My problem with the sellout narrative is that it simply ignores the achievements of the other side. Republicans are proud of winning two massive elections in the 80s that changed this country. They won by running on low taxes, anti-union, anti-communist, anti-government themes and were up front about it. Why do progressive victimhood purveyors feel so intent on ignoring this and blaming democrats for conservative wins? That New Democrats gained credence after winning back the Senate in 1986 is only a reflection of the complete thrashing Republicans gave old-school labor Democrats in 1984. The New Deal coalition was gone, the south shifted Republican, and Reagan conservatism was the winning political philosophy. People had a choice in 1984, and by overwhelming margins they chose an affable anti-government conservative and his party to control huge portions of this country. Being a progressive was a liability, not a winner at this time, just like being a conservative was a liability, not a winner, in most places in 1936.


#17

Note also that Democrats continue to brag about what they label “bipartisan 1986 tax reform”, the most regressive tax code revisions in history util Trump’s December 2017 tax cuts. They didn’t hold their noses and pass the 1986 “reform”, rather it was their first action after the 1985 formation of the Democratic Leadership Council (DLC) that accelerated the downward spiral the 99% have found themselves in ever since.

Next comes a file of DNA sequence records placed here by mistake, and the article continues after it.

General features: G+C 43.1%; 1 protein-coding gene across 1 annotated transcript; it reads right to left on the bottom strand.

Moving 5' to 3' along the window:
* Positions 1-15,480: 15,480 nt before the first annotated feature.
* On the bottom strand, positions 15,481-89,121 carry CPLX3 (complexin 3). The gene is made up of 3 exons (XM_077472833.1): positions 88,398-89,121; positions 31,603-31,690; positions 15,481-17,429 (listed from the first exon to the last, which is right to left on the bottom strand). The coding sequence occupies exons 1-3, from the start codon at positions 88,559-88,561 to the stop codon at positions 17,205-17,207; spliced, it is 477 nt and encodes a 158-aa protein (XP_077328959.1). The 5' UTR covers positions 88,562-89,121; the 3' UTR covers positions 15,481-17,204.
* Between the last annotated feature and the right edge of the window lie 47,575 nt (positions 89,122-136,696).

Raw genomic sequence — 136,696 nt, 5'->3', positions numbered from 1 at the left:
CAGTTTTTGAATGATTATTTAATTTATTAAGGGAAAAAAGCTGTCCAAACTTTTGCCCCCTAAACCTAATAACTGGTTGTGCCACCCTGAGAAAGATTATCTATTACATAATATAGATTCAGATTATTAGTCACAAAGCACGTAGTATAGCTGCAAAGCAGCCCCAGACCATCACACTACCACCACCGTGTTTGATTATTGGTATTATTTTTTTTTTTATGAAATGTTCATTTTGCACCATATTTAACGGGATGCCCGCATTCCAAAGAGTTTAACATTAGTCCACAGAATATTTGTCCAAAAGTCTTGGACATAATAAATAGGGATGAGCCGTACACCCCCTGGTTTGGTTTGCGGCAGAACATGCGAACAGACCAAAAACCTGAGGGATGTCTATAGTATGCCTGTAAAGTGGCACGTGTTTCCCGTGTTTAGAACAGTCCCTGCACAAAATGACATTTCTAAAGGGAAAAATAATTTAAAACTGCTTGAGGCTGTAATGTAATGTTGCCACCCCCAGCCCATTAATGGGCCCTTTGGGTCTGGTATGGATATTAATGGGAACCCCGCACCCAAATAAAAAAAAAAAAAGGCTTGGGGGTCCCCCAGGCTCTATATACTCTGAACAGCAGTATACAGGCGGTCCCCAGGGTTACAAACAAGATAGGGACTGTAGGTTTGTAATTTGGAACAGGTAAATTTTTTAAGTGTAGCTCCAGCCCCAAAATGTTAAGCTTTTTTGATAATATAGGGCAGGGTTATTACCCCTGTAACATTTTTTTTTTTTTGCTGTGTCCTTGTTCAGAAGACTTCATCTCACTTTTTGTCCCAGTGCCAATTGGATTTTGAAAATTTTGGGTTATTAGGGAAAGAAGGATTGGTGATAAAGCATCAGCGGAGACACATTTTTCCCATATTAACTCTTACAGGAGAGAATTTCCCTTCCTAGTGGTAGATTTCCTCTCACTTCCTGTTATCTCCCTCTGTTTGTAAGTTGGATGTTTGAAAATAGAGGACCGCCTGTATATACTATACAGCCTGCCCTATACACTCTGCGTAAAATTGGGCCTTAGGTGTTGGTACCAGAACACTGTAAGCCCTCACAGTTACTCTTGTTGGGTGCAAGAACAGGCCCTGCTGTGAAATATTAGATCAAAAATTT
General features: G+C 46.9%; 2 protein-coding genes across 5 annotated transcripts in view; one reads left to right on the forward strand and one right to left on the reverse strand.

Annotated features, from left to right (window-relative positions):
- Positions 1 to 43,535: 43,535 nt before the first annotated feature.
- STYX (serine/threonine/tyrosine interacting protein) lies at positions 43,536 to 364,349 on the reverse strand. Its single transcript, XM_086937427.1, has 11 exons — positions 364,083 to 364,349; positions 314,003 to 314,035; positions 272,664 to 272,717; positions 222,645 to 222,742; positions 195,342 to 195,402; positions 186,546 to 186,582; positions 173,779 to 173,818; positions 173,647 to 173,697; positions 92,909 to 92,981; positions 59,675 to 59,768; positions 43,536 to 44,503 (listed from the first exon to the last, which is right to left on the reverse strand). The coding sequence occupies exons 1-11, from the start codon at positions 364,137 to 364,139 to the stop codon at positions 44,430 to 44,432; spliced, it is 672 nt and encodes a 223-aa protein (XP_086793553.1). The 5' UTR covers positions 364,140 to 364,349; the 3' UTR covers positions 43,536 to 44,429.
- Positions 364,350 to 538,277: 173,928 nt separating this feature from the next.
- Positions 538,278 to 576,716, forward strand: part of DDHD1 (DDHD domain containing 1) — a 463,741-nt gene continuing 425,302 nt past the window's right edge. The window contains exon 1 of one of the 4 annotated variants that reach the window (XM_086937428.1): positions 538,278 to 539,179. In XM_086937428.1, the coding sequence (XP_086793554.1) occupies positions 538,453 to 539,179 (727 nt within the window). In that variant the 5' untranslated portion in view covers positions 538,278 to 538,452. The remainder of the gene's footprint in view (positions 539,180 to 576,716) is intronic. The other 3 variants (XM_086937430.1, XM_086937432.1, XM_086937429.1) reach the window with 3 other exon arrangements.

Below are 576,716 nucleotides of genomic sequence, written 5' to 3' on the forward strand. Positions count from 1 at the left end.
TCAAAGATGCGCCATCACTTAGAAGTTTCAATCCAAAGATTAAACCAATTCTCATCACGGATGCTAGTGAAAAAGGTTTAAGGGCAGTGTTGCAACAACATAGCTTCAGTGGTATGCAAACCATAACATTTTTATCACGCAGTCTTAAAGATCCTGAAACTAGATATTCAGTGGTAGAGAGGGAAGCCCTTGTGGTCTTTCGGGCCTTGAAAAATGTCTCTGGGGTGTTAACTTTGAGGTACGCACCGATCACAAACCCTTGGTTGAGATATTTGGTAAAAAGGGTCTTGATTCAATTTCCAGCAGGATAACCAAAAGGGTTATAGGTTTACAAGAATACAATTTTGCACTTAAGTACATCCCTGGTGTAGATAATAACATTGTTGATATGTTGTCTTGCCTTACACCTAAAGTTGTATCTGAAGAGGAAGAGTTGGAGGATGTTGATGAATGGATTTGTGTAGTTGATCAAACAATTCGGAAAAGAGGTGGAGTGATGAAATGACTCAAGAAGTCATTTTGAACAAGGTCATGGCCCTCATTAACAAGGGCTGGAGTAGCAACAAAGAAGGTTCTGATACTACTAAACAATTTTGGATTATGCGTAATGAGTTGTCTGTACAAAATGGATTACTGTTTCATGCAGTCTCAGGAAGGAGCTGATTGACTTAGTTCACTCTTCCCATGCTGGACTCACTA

#18

Does that really surprise anyone?


#19

They sabotaged Bernie in 2016, and helped to elect Trump, so nothing will probably change in 2020.


#20

Electing Democrats does not advance a liberal agenda. Here’s more proof from Pelosi.


#21

I never said I wasn’t a progressive, just pointed out to you what happened when an unabashed conservative won in 1980 and won even bigger in 1984. It can be tough to accept when you believe you are a righteous minority put upon by the less-than true. It’s what progressive victimology dictates. Because I prefer to deal with evidence and history, even when inconvenient, I don’t always share that particular pathology. Doesn’t mean I’m not progressive though.


#23

No, when I disagree with stuff based on facts, I say so. That’s not “bashing” anyone. And when did I “praise” the conservative movement? You tried to make a cheap, uncontextual and ahistoric point to make a case that “Democrats”—universalized of course—were at fault for the Reagan tax cut, etc. I added relevant historical context to what you said, like the sweeping victory Reagan won in multiple one-time Democratic districts. If you are a congressman who eeks out a win in a district the president carries by multiple points, you would not be crazy to think your constituents might want you to negotiate with the president, right? You didn’t like what I wrote because history doesn’t fit your cheap, easy, sellout narrative where progressives are always the victims. That’s your problem, not mine.


#24

@Tom_Larsen is referring to Democrats in a position of influence - not to voters. The claim that most of the former group opposed Sanders and favored Clinton in a way that hardly invoked rational discourse seems clear to me. Whether that means they were sucking up to power is up to interpretation I guess.